Published October 30, 2012
Trees and boats deposited by storm surges on railroad tracks and horrific floods caused by Hurricane Sandy threaten to keep millions of people reliant on public transportation stranded for days.
Efforts to analyze the scale and breadth of damage on railways, subways, roadways, trains and buses in New Jersey, New York and Connecticut began Tuesday, however it’s unclear when public transit will return to normal.
In New York, the Metropolitan Transportation Authority (MTA) said limited bus service is expected to begin with the evening rush hour on Tuesday, with full service possibly resuming on Wednesday.
For other public transportation systems, recovery will take much longer.
“I think that rather than talking about restoration of the [entire] system, it’s going to be more a conversation of restoration of parts of the system,” N.Y. Governor Andrew Cuomo said at a press briefing earlier on Tuesday.
N.J. Governor Chris Christie said the PATH rail system, which carries tens of thousands of passengers from New Jersey towns Hoboken, Jersey City and Newark to Manhattan daily, is possibly the most affected public transportation system in the state.
Severe flooding from the Hudson River has caused salt water to pour underground, drenching and likely damaging the PATH rail system, particularly in Hoboken.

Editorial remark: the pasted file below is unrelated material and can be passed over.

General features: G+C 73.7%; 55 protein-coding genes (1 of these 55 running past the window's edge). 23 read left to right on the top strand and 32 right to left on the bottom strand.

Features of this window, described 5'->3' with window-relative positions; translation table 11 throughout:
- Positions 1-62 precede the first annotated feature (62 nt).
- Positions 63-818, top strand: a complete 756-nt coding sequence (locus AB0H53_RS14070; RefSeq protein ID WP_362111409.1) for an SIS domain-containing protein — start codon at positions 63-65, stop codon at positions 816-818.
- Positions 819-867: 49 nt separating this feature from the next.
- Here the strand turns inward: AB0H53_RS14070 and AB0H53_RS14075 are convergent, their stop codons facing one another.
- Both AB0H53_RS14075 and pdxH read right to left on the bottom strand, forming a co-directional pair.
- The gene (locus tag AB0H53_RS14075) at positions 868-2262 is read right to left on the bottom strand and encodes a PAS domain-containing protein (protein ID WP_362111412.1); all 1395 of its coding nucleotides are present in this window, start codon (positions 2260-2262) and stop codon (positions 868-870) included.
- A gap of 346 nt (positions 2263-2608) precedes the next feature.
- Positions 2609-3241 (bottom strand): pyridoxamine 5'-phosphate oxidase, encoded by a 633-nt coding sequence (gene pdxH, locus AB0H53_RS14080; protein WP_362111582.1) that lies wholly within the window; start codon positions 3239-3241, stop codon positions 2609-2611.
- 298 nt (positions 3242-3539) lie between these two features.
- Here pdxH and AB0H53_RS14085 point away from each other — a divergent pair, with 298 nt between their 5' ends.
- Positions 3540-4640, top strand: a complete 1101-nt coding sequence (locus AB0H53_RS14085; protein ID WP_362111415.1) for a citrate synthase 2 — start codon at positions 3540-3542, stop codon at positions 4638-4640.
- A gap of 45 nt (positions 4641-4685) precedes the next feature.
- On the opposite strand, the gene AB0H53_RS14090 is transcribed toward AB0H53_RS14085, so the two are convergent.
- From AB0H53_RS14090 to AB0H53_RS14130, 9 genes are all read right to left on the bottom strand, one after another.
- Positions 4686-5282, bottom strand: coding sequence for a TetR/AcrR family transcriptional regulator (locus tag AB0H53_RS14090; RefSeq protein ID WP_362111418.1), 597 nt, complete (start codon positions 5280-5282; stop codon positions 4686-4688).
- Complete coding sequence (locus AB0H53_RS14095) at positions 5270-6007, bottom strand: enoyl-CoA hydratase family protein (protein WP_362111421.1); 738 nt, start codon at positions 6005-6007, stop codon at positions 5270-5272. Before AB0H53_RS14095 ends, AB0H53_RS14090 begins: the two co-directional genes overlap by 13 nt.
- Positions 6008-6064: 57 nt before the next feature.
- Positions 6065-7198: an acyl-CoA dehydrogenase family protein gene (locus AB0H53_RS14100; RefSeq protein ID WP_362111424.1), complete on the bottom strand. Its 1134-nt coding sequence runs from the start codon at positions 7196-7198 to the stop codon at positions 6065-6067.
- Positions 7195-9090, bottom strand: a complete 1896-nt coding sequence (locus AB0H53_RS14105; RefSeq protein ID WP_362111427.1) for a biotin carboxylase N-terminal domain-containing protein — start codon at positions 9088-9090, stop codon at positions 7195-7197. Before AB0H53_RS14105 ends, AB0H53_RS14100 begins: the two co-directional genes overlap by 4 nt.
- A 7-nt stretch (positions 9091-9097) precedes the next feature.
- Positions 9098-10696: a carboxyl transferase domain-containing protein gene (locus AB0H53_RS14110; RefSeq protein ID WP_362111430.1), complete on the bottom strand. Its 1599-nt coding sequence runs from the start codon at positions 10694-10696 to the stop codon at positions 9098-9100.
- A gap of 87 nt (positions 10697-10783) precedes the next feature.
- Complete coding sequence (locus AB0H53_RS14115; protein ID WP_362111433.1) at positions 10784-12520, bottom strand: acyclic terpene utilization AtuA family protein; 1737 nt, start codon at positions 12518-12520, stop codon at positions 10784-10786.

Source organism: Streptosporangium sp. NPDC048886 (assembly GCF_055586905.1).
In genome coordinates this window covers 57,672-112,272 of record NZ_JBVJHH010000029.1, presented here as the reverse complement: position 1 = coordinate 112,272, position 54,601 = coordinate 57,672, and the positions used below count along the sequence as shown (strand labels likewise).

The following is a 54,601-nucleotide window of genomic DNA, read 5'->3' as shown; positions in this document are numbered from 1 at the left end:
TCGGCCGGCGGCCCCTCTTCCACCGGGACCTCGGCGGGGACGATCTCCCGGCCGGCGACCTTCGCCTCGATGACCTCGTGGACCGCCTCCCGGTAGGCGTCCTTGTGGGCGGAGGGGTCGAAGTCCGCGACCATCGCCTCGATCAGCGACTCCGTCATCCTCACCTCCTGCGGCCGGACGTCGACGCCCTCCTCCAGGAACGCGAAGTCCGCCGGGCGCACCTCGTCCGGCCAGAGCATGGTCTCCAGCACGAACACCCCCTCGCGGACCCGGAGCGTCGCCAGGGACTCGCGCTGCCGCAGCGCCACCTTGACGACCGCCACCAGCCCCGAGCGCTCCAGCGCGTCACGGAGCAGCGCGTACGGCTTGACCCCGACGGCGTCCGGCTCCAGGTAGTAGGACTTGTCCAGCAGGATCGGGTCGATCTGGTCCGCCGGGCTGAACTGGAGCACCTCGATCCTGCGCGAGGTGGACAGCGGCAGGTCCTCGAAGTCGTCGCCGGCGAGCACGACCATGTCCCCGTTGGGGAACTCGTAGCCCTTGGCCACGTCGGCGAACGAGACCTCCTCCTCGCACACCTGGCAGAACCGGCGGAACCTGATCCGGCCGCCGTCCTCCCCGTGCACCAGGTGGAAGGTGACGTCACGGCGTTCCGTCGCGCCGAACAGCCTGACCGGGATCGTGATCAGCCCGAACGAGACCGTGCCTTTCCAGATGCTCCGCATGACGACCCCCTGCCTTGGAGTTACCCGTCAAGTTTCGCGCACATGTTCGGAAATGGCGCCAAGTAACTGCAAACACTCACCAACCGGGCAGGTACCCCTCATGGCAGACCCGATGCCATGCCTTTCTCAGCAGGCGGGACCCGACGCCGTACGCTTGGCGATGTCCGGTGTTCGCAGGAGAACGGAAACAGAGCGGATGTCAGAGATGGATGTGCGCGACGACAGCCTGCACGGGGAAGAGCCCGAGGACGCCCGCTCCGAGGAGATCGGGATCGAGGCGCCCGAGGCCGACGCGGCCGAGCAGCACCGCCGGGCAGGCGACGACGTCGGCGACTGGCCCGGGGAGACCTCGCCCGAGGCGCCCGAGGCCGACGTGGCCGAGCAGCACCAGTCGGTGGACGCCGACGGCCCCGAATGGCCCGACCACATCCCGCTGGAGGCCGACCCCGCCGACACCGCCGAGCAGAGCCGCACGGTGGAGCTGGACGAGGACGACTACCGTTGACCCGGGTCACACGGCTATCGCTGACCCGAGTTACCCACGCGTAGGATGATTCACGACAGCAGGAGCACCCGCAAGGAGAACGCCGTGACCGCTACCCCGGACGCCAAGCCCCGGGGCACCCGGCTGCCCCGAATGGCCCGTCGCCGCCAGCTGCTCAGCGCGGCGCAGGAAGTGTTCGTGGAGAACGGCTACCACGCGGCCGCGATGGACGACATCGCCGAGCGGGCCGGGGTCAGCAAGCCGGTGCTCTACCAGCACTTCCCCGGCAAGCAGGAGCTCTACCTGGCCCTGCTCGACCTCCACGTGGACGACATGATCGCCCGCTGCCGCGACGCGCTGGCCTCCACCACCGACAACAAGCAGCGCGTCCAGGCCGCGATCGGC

Christie said it could take at least seven to 10 days before PATH operations resume and encouraged commuters to rely on ferries and NJ Transit buses.
“All those [PATH] systems have to be tested, they’ve probably been compromised and they’ll need to be repaired,” Christie said in a Tuesday morning press conference. “I would not look for the PATH system to be operating anytime in the near future.”
The Holland Tunnel remains closed but other ways to enter the city such as the George Washington Bridge and Lincoln Tunnel are open.
While the Garden State Parkway was reopened in its entirety on Tuesday, authorities are working to clear 7-foot-high storm surge debris from a 35-mile stretch on the N.J. Turnpike, spanning from Edison, N.J. to Manhattan.
Among the debris are 24 small rail cars deposited on the northbound outer-roadway, having been swept up by tidal surge.